I’m neither single nor Floridian, but I’m so happy this exists. Image credit: Ken Spivey
I’ve always had a conflicted relationship with Valentine’s Day. On one hand, how could I hate a pink-and-red holiday that revolves around chocolate-worship? On the other hand, for the many many years I was single, it was just another reminder of what I wanted and hadn’t yet found.
Now I have a relationship, and it’s awesome. I’m happy for the opportunity to celebrate it, but I also want to keep in mind that this holiday can be hard for a lot of people.
For anyone who’s single and doesn’t want to be, there’s one post I can’t recommend enough: Kate Harding’s On Dumb Luck. I wish it were required reading for everyone, ever.
Single folks, here’s what I know: you are exactly what someone is looking for, and that someone is exactly what you’re looking for. You just don’t have a damned bit of control over when or where you’ll stumble across each other. That sucks a hundred kinds of ass. But you don’t have to be prettier. You don’t have to be better. You don’t even have to be patient, if you don’t feel like it. You just have to be.
Delicious pomegranate chocolate cupcakes that a friend made
–In news we already knew, “overweight” people have a lower risk of mortality than “normal weight” ones. Paul Campos and Marilyn Wann both have great responses.
-Ragen reviews her successes of 2012, and reveals a new project.
-Tori’s new year resolution: to like food.
-Hanne Blank interviews Virgie Tovar, author of Hot & Heavy.
-Haley of Redefining Body Image reflects on how her great-grandmother taught her to be fat and fabulous.
-Chubstr interviews Reah Norman, the Executive Fashion Director for PLUS Model Magazine.
-Buttercup has a great post about saying no to fashion rules–and check out her badass squirrel sweater!
–Dani and Ms. Red Kitty are both undertaking no-buying wardrobe challenges. I really like the point that one of the commenters on the latter post made:
I really think I have a “thing” about clothes just because of how… unavailable clothing that I liked used to be. Up until the last couple of years it was very hard to find things, so I sort of have a “buy now or you’ll never have it” attitude. Really have to be careful, step back, and think about whether I need that item or will I ever wear it.
This is so true. And even though more clothing is now available in plus sizes, it’s still more expensive than straight-sized clothing–and it’s hard to find anything at thrift stores–so it’s easy to end up spending too much money.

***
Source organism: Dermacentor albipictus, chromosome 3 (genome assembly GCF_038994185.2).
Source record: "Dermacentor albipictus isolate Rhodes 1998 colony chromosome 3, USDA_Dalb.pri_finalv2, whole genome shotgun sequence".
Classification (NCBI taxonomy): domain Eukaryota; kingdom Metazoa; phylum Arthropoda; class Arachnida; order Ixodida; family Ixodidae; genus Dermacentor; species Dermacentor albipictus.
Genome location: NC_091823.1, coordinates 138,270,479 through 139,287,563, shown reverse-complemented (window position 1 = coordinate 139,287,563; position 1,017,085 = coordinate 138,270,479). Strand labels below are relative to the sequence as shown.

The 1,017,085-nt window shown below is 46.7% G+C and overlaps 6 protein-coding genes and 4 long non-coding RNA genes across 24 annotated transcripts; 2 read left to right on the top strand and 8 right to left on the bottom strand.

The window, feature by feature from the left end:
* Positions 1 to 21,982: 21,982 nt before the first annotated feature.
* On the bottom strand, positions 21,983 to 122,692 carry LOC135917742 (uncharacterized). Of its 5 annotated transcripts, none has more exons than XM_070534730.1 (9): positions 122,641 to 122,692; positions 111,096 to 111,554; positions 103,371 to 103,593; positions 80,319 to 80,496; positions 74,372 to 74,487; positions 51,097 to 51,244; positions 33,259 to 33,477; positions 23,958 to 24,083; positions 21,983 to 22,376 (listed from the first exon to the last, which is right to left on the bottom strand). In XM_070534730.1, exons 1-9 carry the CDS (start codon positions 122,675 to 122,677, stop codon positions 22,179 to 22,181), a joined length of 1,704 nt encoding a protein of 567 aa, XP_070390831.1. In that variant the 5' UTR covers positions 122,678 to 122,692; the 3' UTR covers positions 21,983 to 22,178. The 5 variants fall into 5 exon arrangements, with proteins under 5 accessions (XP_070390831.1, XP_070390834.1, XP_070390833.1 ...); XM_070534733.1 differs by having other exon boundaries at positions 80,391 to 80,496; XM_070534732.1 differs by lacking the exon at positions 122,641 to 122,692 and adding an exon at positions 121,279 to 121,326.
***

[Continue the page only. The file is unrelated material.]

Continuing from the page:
–Guidelines for enjoying other cultures without appropriating them.
-A beautiful story about an amazing woman: What my mother taught me about feminism and fear.
–On behalf of Willow Smith and girls like her, shut up.
-It may be a bit late for linking to holiday gift guides, but I like this list of media made by queer people of color.
-I like Aoife’s take on the “friend zone.”
I hope you all have been enjoying the holidays, and have fun things planned for New Year’s! Steve and I will be going to a small dinner party, which should be fun. It’s hard to believe it’s already almost 2013–I still remember when 2000 seemed futuristic.
A uterus and a moose chilling in a gift shop
-Alison has a great True Fashionista year end recap. My favorites are Denisio, Desiree, and Meagan.
-Similarly, Alissa has a roundup of 2012’s Stylish Curves of the Day.
–100 coolest Harajuku looks of 2012, straight from Tokyo.
–Burning Man gets dressed up.
–Going rogue: on the cultural implications of “alternative” beauty.
-I love this piece about pillbox hats. I feel similarly about fascinators, and now I’m tempted to branch out. Also, I didn’t know you could pin pillbox hats on with bobby pins, which is really good to know.
-On a similarly hat-related note: In defense of the “nice guy” fedora. I really like this piece as well. I love fedoras on both men and women, and I hate how they’ve become a symbol of jackassery. I especially agree with this comment:
[A] few years ago and ongoing, black plastic glasses (which I wear because they are so super-cheap. $35 bucks at wal-mart, jabronis!) were the thing to hate because they were hipsterish.
Now it’s fedoras.
Why are we picking arbitrary clothing items and giving them inalienable human characteristics? Why are clothing items getting personified?
WHATEVER! It sort of makes me want to get a fedora with tiny plastic black-framed glasses pinned all over it.
–Debunking the myth that there were no fat people until recently.
–Fat and jolly? Not so much.
–Some jerks want to put Santa Claus on a diet “for the children.”
Yeah, pretty much.